31.07.2018 Invited Talk Prof. Teich and title of Visiting Professorial Fellow at University of New South Wales, Australia

Building of the University of New South Wales
University of New South Wales (UNSW), Sydney, Australia

Prof. Teich gave his invited talk “Hybrid Application Mapping for NoC-Based MPSoCs with Guarantees on Timing, Reliability and Security” at the University of New South Wales (UNSW), Australia. The University conferred upon Prof. Teich the academic title of Visiting Professorial Fellow with effect from 1 July 2018 to 30 June 2021.This is seen as an acknowledgement of his achievement, expertise, leadership and other excellence in his field.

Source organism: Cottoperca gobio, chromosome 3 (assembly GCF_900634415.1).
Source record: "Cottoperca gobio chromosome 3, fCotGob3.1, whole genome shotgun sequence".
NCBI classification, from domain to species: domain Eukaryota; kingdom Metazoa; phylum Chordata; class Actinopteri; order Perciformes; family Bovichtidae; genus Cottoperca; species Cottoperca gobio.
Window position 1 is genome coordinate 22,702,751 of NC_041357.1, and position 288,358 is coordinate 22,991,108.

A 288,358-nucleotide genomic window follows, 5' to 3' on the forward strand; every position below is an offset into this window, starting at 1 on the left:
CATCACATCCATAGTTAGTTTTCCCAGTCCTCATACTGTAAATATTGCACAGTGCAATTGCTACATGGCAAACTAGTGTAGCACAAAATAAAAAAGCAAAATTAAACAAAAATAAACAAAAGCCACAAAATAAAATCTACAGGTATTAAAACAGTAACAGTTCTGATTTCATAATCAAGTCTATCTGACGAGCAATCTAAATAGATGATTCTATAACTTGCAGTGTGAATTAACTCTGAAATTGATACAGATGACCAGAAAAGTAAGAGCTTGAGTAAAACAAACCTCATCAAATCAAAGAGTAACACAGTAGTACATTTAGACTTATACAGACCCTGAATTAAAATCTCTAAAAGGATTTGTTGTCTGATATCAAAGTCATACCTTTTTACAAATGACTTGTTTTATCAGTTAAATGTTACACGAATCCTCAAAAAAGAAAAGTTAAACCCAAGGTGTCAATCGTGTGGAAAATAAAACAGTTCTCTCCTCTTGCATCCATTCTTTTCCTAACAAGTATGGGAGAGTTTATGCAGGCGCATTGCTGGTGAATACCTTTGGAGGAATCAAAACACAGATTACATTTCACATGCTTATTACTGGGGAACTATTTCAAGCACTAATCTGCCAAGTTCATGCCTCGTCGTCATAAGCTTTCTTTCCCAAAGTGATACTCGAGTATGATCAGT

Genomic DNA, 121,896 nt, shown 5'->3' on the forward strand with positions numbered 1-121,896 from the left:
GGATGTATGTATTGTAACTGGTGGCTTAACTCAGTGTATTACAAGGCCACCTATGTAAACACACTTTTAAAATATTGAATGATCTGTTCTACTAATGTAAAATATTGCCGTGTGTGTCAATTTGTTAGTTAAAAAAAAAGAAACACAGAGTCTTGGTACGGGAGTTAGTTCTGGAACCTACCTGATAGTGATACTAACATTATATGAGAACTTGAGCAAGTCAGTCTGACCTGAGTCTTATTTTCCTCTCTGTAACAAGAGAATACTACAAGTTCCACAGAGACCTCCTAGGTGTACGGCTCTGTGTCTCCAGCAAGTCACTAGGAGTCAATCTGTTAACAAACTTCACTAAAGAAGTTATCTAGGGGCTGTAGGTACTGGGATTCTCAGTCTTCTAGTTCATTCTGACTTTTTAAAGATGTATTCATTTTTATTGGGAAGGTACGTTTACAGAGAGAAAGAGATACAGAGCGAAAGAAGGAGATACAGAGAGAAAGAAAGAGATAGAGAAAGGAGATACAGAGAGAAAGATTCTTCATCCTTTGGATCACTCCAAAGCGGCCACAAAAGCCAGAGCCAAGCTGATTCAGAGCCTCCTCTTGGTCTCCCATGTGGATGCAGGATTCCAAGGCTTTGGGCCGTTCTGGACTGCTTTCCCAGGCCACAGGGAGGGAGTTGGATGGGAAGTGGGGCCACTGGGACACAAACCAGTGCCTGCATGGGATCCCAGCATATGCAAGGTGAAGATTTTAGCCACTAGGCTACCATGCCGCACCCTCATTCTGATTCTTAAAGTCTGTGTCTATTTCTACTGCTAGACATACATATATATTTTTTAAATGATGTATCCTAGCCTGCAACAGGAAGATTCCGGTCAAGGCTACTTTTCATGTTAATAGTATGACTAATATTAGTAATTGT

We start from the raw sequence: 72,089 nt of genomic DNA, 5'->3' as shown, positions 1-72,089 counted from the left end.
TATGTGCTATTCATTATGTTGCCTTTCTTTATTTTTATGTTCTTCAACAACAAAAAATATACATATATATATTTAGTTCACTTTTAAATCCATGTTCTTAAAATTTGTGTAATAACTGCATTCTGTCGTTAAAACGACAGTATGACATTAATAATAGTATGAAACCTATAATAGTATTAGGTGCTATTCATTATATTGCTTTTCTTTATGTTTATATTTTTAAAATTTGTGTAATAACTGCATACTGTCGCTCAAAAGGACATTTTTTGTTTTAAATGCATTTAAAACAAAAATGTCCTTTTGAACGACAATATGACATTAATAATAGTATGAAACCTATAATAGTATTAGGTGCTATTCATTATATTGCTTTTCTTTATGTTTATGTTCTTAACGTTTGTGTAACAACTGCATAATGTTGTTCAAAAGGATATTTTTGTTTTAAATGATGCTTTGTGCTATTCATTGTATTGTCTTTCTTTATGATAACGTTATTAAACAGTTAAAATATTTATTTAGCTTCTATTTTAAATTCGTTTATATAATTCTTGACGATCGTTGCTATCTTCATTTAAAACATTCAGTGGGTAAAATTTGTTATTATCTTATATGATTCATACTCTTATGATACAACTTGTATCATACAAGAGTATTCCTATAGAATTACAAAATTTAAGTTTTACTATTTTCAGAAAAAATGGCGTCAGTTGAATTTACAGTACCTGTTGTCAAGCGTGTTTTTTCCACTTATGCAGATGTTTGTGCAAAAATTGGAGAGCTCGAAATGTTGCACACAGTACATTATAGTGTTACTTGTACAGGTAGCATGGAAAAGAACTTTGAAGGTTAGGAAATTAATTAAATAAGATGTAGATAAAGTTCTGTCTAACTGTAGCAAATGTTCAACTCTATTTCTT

In this talk, an overview of techniques for systematically mapping parallel program applications to NoC-based multi-core architectures (MPSoCs) was presented. Complex applications requiring heterogenous processing resources are often described by task graphs with data dependencies. Here, nodes present actors or tasks which are typically activated periodically based on the availability of data. One prominent domain of applications fitting this model is stream processing. Here, it is often important to guarantee either bandwidth or execution time requirements. But typically, also security and reliability aspects may exist that impose further constraints on the mapping of the tasks as well as their communication to cores, respectively routes in the underlying NoC. In the focus of the presentation were techniques called “Hybrid Application Mapping (HAM)”. Here, a careful analysis and characterization of symmetric mappings by constellations of cores and routes is explored in a static (compile-time) phase of Design Space Exploration (DSE). At run-time, the operating system then only needs to search within a much smaller space of pre-characterised constellations for finding a concrete mapping that will satisfy the given non-functional constraints by construction. In order to allow the analysis of applications statically and independently, however, techniques for isolation are needed. This is achieved using a novel programming paradigm called Invasive Computing. Here, cores are “invaded” at run-time for exclusive usage before execution rather than shared. For a rather general class of NoC-based MPSoC architectures, it was shown that HAM allows to provide guarantees not only guarantees on timing, but also on reliability and on certain security properties on demand of an individual application through the enforced isolation of resources. As a case study, we applied and demonstrated the concepts for a video-based cyber-physical real-time control application.